At first the mayor of New Bedford, Scott Lang, attributed the attack in part to video games:
This was a hate crime... the actions of a single deranged individual act as a wake up call to our community and once again the nation... This cycle of violence must stop. The guns have to come off the streets. The violent video games have to be taken out of our homes.
Believing the mayor was jumping to conclusions, gamers and members of GamePolitics wrote to Lang, citing that nobody had even mentioned video games as connection to the mass murders, nor had Robida ever mentioned games on his MySpace weblog. In reply to Andrew Eisen, a member of GamePolitics.com who had written to the mayor over his comments, Mr Lang wrote:
When you get a chance please explain to me the social benefits behind police and military video games for the future of our children.
While I am not familiar with these videos I have seen enough to know they can provide no healthy education for our children. Lastly, there is no doubt in my mind that Mr. Robida played these video games on a regular basis as he was completely obsessed with weapons, violence and destruction. See his my space website for more details. I sincerely appreciate your comments.
However, examination of Robida's MySpace website (archived on GamePolitics ) showed a passion for Neo-Nazism and Insane Clown Posse, known for its violent and dark lyrics. One song in particular mentions attacking people with a hatchet, similar to Robida's crime.
On February 7, Insane Clown Posse released a statement on the Robida attacks. The group's manager Alex Abbiss extended members Violent J and Shaggy 2 Dope's condolences and prayers to the families of the victims, stating "It's quite obvious that this guy had no clue what being a Juggalo is all about. If anyone knows anything at all about ICP, then you know that they have never, ever been down or will be down with any racist or bigotry bullshit."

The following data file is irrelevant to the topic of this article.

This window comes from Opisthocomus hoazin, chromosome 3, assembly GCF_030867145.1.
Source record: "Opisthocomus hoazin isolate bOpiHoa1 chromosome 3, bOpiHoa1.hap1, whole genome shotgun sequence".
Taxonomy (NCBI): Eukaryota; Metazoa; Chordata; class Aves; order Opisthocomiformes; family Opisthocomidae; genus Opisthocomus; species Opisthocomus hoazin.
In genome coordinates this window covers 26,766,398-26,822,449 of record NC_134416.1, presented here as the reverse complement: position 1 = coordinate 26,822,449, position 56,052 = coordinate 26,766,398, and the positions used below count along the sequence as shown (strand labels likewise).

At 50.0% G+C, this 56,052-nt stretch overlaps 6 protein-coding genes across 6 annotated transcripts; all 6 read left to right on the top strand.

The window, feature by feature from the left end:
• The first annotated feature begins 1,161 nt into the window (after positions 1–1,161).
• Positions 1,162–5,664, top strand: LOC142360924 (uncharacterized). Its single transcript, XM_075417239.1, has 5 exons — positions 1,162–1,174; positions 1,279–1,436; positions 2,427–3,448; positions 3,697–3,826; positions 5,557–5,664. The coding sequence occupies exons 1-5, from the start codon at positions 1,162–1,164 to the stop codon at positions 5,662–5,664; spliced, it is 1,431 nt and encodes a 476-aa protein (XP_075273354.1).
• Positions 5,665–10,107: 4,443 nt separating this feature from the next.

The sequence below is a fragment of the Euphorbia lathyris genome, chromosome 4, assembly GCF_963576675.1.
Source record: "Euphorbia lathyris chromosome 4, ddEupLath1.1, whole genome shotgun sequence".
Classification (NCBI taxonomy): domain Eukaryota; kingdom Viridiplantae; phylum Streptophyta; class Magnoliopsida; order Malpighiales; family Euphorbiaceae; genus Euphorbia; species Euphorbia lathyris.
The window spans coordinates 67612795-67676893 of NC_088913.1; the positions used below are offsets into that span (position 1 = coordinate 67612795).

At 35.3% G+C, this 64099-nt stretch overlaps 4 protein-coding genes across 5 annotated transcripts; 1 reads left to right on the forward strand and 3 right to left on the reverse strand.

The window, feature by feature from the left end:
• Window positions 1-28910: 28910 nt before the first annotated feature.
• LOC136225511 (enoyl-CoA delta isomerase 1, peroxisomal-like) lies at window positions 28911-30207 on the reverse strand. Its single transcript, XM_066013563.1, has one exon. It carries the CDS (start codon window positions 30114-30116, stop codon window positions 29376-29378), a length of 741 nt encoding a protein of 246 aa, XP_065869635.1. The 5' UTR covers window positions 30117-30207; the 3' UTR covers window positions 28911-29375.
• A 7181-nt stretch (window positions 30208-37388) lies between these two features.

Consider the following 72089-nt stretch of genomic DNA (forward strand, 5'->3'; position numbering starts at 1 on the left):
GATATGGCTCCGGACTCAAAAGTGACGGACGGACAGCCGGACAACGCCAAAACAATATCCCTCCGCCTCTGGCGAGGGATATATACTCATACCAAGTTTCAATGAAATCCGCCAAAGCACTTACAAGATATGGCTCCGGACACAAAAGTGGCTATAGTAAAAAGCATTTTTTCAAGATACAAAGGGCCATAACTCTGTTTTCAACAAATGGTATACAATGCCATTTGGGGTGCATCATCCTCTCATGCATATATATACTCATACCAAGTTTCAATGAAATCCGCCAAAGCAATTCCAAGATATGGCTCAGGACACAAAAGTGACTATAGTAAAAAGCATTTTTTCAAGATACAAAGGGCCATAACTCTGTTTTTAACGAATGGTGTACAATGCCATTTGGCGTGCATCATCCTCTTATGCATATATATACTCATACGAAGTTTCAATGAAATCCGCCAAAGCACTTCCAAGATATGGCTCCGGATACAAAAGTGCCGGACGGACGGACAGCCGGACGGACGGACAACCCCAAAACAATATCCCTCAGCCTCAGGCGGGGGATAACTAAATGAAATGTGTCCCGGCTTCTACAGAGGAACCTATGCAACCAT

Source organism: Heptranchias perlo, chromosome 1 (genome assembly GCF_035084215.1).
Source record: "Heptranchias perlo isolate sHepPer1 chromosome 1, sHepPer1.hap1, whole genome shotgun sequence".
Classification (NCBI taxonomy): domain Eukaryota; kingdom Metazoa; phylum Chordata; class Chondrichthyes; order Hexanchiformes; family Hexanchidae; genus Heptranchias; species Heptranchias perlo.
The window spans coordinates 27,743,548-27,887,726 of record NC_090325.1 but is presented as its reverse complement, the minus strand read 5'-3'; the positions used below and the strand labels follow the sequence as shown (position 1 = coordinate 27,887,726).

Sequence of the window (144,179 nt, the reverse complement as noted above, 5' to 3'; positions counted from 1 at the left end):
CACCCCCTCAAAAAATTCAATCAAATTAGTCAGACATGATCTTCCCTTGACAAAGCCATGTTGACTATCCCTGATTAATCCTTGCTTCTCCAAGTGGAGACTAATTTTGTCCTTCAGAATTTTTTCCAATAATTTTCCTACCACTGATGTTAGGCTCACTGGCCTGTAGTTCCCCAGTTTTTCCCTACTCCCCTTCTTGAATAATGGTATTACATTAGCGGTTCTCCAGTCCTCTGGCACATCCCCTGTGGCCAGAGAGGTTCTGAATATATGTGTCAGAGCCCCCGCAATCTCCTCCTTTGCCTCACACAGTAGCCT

On February 7, 2006, Jack Thompson, a disbarred attorney, commented on the incident, describing the bar attack as a "killing scenario" from Postal² and the killing of Sell a "suicide by cop homicide" inspired by Grand Theft Auto. Postal² does not require the player to go into the bar at all (additionally, there was no edged weapon available in the game during Robida's lifetime), and GTA does not have a "suicide by cop" scenario. In fact, dying in GTA is heavily penalized. Police later dismissed the "suicide by cop" theory when it was discovered that Robida had fatally shot himself.
Thompson claimed to have spoken to a New Bedford detective, who "repeatedly" said Robida's friends had said "he played the Grand Theft Auto games." No further details have emerged, but the following day the Bristol County District Attorney rejected the video game link after examining all the evidence collected from Robida's apartment and car.
My look at the search warrant [for Robida's home] was that the investigators turned up no video games. From the information we have here, there is no proof video games were involved.